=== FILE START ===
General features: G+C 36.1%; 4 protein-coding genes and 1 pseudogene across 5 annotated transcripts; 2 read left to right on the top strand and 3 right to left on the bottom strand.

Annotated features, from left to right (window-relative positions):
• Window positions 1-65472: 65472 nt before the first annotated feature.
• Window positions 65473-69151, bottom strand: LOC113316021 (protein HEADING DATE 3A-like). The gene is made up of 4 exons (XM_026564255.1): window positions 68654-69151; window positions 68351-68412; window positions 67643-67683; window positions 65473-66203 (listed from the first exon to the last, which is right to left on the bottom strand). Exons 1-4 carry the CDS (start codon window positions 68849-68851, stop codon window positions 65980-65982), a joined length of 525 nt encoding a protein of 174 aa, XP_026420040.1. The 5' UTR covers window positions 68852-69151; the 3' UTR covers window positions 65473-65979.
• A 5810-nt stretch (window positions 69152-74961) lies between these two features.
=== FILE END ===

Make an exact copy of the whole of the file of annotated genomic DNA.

General features: G+C 36.1%; 4 protein-coding genes and 1 pseudogene across 5 annotated transcripts; 2 read left to right on the top strand and 3 right to left on the bottom strand.

Annotated features, from left to right (window-relative positions):
• Window positions 1-65472: 65472 nt before the first annotated feature.
• Window positions 65473-69151, bottom strand: LOC113316021 (protein HEADING DATE 3A-like). The gene is made up of 4 exons (XM_026564255.1): window positions 68654-69151; window positions 68351-68412; window positions 67643-67683; window positions 65473-66203 (listed from the first exon to the last, which is right to left on the bottom strand). Exons 1-4 carry the CDS (start codon window positions 68849-68851, stop codon window positions 65980-65982), a joined length of 525 nt encoding a protein of 174 aa, XP_026420040.1. The 5' UTR covers window positions 68852-69151; the 3' UTR covers window positions 65473-65979.
• A 5810-nt stretch (window positions 69152-74961) lies between these two features.